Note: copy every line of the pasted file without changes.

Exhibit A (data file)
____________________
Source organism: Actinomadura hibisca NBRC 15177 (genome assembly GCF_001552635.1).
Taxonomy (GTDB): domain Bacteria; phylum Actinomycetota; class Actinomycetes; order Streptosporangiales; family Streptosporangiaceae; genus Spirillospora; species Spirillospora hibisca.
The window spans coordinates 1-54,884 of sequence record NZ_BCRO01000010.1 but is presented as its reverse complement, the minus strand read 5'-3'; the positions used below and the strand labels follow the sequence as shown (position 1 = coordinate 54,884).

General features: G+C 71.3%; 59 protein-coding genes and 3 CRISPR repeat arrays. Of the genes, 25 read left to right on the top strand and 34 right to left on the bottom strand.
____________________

Source organism: Actinomadura hibisca NBRC 15177 (genome assembly GCF_001552635.1).
Taxonomy (GTDB): domain Bacteria; phylum Actinomycetota; class Actinomycetes; order Streptosporangiales; family Streptosporangiaceae; genus Spirillospora; species Spirillospora hibisca.
The window spans coordinates 1-54,884 of sequence record NZ_BCRO01000010.1 but is presented as its reverse complement, the minus strand read 5'-3'; the positions used below and the strand labels follow the sequence as shown (position 1 = coordinate 54,884).

General features: G+C 71.3%; 59 protein-coding genes and 3 CRISPR repeat arrays. Of the genes, 25 read left to right on the top strand and 34 right to left on the bottom strand.